HeidelbergCement employees contributed a day's salary, with an equal contribution from the company it was given into the PM-CARES and to state relief funds. "No sooner the lockdown was called off," Jamshed Naval Cooper, Managing Director, HeidelbergCement India says, "HeidelbergCement decided to contribute Re one for every bag of cement sold by it. The proceeds of which would fuel its initiative ôannamö under which food supplies would be provided to the under privileged section of the society." The lockdown was partially lifted from June 1, 2020.
JK Lakshmi Cement (JKLC) and Ambuja Cement Foundation (ACF) have diverted a part of their CSR resources to the urgent relief works in the wake of pandemic. Besides, ACF has also shifted their skill development programme and community meetings online immediately after lifting of COVID-19 related lockdown.
Health & hygiene
The cement industry responded to this unprecedented crisis by spreading awareness on the precautions to be taken to check the virus spread. ACF has launched interventions as per the WHO guidelines and the Ministry of Healthcare and provided temperature measuring meters at each block level health care centre for screening the suspected cases, in the initial phase of lockdown.
"Due to poor public health system especially in our geographies (plant and mining locations) there was a need to focus on educating and creating awareness amongst our beneficiaries. We had to ensure behavioural changes like social distancing, wearing mask, hand washing, etc., practised in our communities to curb the virus," says Pearl Tiwari, Director and CEO, ACF.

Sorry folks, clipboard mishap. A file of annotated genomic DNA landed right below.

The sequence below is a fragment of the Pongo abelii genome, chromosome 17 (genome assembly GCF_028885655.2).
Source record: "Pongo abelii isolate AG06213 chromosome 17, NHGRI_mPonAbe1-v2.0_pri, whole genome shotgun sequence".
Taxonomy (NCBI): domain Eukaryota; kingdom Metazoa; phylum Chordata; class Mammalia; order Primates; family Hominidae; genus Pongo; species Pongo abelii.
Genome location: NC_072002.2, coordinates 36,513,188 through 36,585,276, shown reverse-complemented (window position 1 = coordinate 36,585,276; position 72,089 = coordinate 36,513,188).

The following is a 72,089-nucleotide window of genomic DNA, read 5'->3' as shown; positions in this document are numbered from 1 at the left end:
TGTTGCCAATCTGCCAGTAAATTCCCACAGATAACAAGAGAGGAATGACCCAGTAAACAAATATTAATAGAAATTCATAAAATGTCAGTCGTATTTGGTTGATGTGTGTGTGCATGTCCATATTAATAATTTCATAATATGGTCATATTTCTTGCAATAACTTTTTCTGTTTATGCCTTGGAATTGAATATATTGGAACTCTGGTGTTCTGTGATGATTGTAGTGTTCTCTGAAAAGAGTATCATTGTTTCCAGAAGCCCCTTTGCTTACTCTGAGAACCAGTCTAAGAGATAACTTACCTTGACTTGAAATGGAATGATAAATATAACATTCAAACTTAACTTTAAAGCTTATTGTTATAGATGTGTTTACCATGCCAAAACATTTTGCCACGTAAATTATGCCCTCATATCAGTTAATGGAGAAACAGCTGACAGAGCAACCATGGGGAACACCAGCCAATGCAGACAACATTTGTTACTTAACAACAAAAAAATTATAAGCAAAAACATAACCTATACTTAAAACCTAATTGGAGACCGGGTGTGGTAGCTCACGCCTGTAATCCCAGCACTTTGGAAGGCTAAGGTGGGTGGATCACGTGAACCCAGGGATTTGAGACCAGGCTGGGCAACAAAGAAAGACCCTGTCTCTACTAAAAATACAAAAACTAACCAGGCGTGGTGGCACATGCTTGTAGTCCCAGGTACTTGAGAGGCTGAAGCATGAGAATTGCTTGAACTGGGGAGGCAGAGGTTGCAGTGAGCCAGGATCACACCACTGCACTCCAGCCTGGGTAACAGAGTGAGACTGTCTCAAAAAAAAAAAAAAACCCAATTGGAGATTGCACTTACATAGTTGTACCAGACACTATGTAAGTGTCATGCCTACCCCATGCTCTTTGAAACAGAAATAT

"A large number of food kits, sanitizers, cotton masks and hand wash were distributed to the needy families as well as sessions and meetings were organised to create awareness on COVID-19," says Vinita Singhania, Vice Chairman and Managing Director, JKLC. The company has also taken up several initiatives for local communities and migrant" workers in collaboration with local panchayats and district administration across its plant locations.
Ramco had also provided the required infrastructure to set up "isolation centres" for treating the patients infected with COVID-19 at Kadukur and Thamaraikulam in Tamil Nadu and near the company's plant at Haridaspur in Odisha. The Company had also donated electrical accessories, steel cots, bed, pillows, awareness posters, flex boards etc., to government run isolation centres in Ariyalur and Viruthunagar districts in Tamil Nadu.
"As part of Covid-19 prevention activities, spraying of disinfectants has been done in and around our operational villages of Jaggayyapet Mandal, Jaggayyapet municipality area and Macherla towns in Andhre Pradesh, since March 28, 2020. Provisions (groceries) distributed to all residents of Muktyala village in April & May 2020,"says V Madhusudana Rao, Vice President - Operations (Cement Unit -II), The KCP.
Due to movement restrictions in the wake of COVID-19, CSR activities were affected in several geographies. "The COVID-19 fear has put restrictions on our community level CSR workers mobility in and out of the villages/areas. COVID-19 has resulted into "economic worsening" of, particularly of, poor and marginalised families who were living either below or marginally above the poverty line," says Singhania. This has also resulted in pushing up cost of CSR activities of companies.
- BS SRINIVASALU REDDY